CSOs report severely limited freedom of expression and limited protection from harassment when working with at-risk populations. Across the four areas assessed to evaluate the CSO-enabling environment, the views of governments and CSOs diverged most sharply over the quality of the legal and regulatory frameworks in place (Figure 3.4). In a majority of partner countries (71%), governments report that CSOs are generally free to express themselves, while CSOs agree with this view in only 25% of countries (Figure 3.6). Moreover, CSOs in 27% of countries report that their expression is fully or extensively controlled by the government; threats and arbitrary actions against non-state actors are only sometimes investigated; and the legal framework provides few effective safeguards against arbitrary surveillance. In response to a separate question, CSOs in 32% of partner countries report that those civil society organisations working with marginalised and at-risk populations experience harassment from public authorities. Kosovo,*7 however, offers an example of good practice in protection of CSOs. It has extended its constitutional guarantee of freedom of association specifically to CSOs under the 2010 Law on Freedom of Association for Non-Governmental Organizations. Registration of CSOs is voluntary, and the requirements for the establishment of a civil society organisation are considered reasonable (Ceelen, Wood and Huesken, 2019[6]).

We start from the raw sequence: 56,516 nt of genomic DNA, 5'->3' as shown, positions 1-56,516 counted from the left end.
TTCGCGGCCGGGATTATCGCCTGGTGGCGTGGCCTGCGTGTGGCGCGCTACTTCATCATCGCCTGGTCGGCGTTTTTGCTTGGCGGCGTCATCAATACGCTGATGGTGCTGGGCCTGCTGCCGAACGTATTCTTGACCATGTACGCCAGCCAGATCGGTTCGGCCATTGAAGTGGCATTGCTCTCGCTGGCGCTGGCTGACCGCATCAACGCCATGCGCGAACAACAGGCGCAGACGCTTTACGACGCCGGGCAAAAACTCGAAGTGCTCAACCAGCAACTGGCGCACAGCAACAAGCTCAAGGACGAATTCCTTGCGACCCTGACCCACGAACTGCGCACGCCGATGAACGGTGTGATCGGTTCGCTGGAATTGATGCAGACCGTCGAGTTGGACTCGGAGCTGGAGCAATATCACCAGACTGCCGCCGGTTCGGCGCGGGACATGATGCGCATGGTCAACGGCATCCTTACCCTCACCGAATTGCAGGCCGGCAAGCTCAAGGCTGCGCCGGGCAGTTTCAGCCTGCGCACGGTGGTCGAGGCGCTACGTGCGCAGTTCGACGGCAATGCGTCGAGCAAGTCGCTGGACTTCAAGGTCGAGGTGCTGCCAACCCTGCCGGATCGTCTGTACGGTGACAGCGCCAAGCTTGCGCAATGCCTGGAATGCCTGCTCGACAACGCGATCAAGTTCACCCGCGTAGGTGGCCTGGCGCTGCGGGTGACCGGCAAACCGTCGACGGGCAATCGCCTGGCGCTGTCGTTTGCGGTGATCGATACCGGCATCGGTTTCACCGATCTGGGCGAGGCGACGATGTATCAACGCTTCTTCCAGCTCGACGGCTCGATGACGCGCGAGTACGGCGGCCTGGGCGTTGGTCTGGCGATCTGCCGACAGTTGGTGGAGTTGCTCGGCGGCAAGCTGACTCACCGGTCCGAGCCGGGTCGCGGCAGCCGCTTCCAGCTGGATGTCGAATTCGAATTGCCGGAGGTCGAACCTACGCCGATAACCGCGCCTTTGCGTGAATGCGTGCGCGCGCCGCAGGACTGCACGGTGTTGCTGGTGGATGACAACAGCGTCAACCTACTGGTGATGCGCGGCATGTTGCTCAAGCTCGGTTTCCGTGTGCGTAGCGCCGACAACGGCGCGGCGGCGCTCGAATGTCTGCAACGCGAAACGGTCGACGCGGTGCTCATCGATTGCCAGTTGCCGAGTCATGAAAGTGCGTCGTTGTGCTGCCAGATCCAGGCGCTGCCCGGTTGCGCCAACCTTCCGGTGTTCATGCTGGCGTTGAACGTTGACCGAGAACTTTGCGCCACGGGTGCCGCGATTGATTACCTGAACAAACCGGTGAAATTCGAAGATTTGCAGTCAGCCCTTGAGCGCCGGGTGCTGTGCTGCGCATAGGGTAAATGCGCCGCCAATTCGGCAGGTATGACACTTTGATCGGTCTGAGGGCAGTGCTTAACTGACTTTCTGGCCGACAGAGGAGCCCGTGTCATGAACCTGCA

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Figure 3.6. Diverging views on freedom of expression
Responses of governments, civil society and development partners on the extent to which the legal and regulatory framework enables CSOs to exercise their rights to freedom of expression and assembly
Figure 3.6. Diverging views on freedom of expression

Note: CSO: civil society organisation. The complete wording of the response options is presented in the Characteristics of Practice at: http://bit.ly/Indicator2CoP

Source: Draws on assessment of the environment for civil society organisations (Indicator 2, Module 4, Question 4A). Further information is available in GPEDC (2018, pp. 62-67[4]), 2018 Global Partnership Monitoring Guide for National Co-ordinators, http://effectivecooperation.org/pdf/2018_Monitoring_Guide_National_Coordinator.pdf